So there's my list. This is usually the point where I tag everyone in general because I hate tagging people and forcing them to do something they don't want to do. And so I'll tag everyone again, but to keep the classic movie motif alive I'd like to offer up a completely optional tag to any classic film blogger that wants to do a list themselves, from Raquelle at Out of the Past and Carrie at Classic Montgomery to Amy-Jeane at It'll Take the Snap Out of Your Garter (actually Amy-Jeane never does stuff like this but I just wanted to put the link there because if you're not visiting her site and you love old movie and celebrity stills, you're missing out). Start listing.

Thursday, September 4, 2008

Piercing the Realm of Glamour


Experimental filmmaking has a lineage that goes back to the starting point of the medium. Those first Georges Melies shorts, devoid of story but rich in cinematic fantasy, could be said, in a stretch, to be the first experimental movies. In fact, non-narrative moviemaking has been around long enough and produced enough variety that the terminology itself has expanded to define the different sub-genres within the catch-all phrase "experimental filmmaking" or "abstract filmmaking." Maya Deren made Avant-Garde films (a generic catch-all term in and of itself) , Michael Snow made Structural films and Luis Bunuel worked in Surrealist Cinema.

The Avant-Garde and Surrealist movements in Experimental filmmaking took hold until Michael Snow's Wavelength brought the structuralist movement into the forefront. With new artists jumping into the fray regularly, the structuralist film has expanded greatly in the forty years since Michael Snow made Wavelength. Structuralist film is defined by P. Adams Sitney as employing fixed camera positions (the camera can zoom but it remains in place), strobe effects, rephotography (showing photographs of the same subject at different times or intervals within the film) and looping, wherein the same scenes or shots are repeated many times throughout.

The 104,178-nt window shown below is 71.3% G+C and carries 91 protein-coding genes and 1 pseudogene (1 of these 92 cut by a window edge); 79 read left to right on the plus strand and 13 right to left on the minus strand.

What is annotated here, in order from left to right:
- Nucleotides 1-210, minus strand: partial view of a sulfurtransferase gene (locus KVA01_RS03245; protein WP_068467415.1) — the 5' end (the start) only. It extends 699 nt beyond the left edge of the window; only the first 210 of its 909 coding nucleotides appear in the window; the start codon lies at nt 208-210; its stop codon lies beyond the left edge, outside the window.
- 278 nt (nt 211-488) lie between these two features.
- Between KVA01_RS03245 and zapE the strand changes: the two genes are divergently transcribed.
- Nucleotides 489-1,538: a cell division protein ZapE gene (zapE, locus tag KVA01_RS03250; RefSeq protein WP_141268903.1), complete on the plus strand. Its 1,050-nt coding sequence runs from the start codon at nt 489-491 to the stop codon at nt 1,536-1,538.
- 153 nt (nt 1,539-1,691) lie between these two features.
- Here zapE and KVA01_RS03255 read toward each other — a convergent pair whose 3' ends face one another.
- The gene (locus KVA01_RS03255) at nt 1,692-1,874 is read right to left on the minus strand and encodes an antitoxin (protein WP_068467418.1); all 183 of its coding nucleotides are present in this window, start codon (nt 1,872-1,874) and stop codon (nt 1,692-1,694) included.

This is all well and good but if I may, some abrupt questions: Can any of this be enlightening or entertaining? Is it worthwhile to make a film that has no story, at least no discernibly narratively composed story of characters and dialogue? Do people watch Wavelength for fun? Why am I going on about this anyway?

I don't have concrete answers to all of those questions but I do know why I'm going on about it. I'm going on about it because last weekend the Cinema Styles staff (myself, my wife and our youngest) took in The Cinema Effect, currently on exhibit at the Hirschorn Museum in Washington, D.C. and coming to an end this Sunday (and through sheer coincidence so did Nathaniel of The Film Experience - here's his take)

The exhibition has the works of 19 experimental filmmakers in a multi-staged exhibit that one must weave through, picking and choosing what to sit and watch (unless one has hours and hours to spare). As the New York Times review says, "Fatigue may set in by the second half of the show, which is unfortunate, because this section features several installations of dizzying structural complexity. Among them are Isaac Julien’s sweeping multi-screen projection 'Fantome Creole' ..." I couldn't agree more.

As I walked through the exhibit watching snippets of this film here and shots from that film there it was Isaac Julien's Fantome Creole that stopped me dead in my tracks. Projected on four screens and filmed in the arid region of Burkina Faso and the arctic region of Iceland the film follows two people (Vanessa Myrie and Stephen Galloway) as they wander through these landscapes, never interacting with one another or anyone around them. In between we see townspeople, beaches, waterfalls, hallways and ruins. Occasionally everything stops and faces of the "characters" in the movie appear, staring at us for several seconds. The effect is unnerving.